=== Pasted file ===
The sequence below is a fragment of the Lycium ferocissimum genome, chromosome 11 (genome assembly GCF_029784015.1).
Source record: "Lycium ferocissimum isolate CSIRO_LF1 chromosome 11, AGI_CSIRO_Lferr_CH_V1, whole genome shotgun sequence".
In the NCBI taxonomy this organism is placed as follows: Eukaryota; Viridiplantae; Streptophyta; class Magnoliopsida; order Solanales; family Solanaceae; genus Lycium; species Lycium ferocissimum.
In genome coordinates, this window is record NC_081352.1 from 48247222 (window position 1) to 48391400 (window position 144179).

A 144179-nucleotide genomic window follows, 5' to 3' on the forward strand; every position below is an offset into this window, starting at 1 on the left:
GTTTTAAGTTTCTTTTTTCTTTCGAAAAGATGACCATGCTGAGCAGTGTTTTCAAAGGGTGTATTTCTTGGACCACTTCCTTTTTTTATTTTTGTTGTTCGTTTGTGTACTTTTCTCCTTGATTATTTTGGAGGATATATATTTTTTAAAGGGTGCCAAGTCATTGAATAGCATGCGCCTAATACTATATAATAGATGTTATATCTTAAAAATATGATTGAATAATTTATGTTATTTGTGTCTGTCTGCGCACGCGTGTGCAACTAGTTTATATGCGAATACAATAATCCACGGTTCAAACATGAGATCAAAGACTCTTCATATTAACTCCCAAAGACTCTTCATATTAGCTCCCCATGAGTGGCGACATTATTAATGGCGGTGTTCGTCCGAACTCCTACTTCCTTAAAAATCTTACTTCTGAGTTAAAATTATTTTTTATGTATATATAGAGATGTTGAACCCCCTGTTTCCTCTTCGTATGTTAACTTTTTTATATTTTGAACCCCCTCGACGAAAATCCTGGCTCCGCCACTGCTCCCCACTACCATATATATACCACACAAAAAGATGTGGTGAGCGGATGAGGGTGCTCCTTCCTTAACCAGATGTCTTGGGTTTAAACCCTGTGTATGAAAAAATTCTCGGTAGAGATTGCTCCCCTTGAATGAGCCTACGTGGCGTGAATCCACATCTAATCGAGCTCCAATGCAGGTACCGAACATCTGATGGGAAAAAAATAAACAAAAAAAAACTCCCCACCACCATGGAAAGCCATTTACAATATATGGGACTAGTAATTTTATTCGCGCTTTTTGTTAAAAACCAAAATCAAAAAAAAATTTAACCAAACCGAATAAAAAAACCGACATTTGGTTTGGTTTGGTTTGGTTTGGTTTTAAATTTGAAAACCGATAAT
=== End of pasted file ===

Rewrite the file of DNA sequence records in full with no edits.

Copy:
The sequence below is a fragment of the Lycium ferocissimum genome, chromosome 11 (genome assembly GCF_029784015.1).
Source record: "Lycium ferocissimum isolate CSIRO_LF1 chromosome 11, AGI_CSIRO_Lferr_CH_V1, whole genome shotgun sequence".
In the NCBI taxonomy this organism is placed as follows: Eukaryota; Viridiplantae; Streptophyta; class Magnoliopsida; order Solanales; family Solanaceae; genus Lycium; species Lycium ferocissimum.
In genome coordinates, this window is record NC_081352.1 from 48247222 (window position 1) to 48391400 (window position 144179).

A 144179-nucleotide genomic window follows, 5' to 3' on the forward strand; every position below is an offset into this window, starting at 1 on the left:
GTTTTAAGTTTCTTTTTTCTTTCGAAAAGATGACCATGCTGAGCAGTGTTTTCAAAGGGTGTATTTCTTGGACCACTTCCTTTTTTTATTTTTGTTGTTCGTTTGTGTACTTTTCTCCTTGATTATTTTGGAGGATATATATTTTTTAAAGGGTGCCAAGTCATTGAATAGCATGCGCCTAATACTATATAATAGATGTTATATCTTAAAAATATGATTGAATAATTTATGTTATTTGTGTCTGTCTGCGCACGCGTGTGCAACTAGTTTATATGCGAATACAATAATCCACGGTTCAAACATGAGATCAAAGACTCTTCATATTAACTCCCAAAGACTCTTCATATTAGCTCCCCATGAGTGGCGACATTATTAATGGCGGTGTTCGTCCGAACTCCTACTTCCTTAAAAATCTTACTTCTGAGTTAAAATTATTTTTTATGTATATATAGAGATGTTGAACCCCCTGTTTCCTCTTCGTATGTTAACTTTTTTATATTTTGAACCCCCTCGACGAAAATCCTGGCTCCGCCACTGCTCCCCACTACCATATATATACCACACAAAAAGATGTGGTGAGCGGATGAGGGTGCTCCTTCCTTAACCAGATGTCTTGGGTTTAAACCCTGTGTATGAAAAAATTCTCGGTAGAGATTGCTCCCCTTGAATGAGCCTACGTGGCGTGAATCCACATCTAATCGAGCTCCAATGCAGGTACCGAACATCTGATGGGAAAAAAATAAACAAAAAAAAACTCCCCACCACCATGGAAAGCCATTTACAATATATGGGACTAGTAATTTTATTCGCGCTTTTTGTTAAAAACCAAAATCAAAAAAAAATTTAACCAAACCGAATAAAAAAACCGACATTTGGTTTGGTTTGGTTTGGTTTGGTTTTAAATTTGAAAACCGATAAT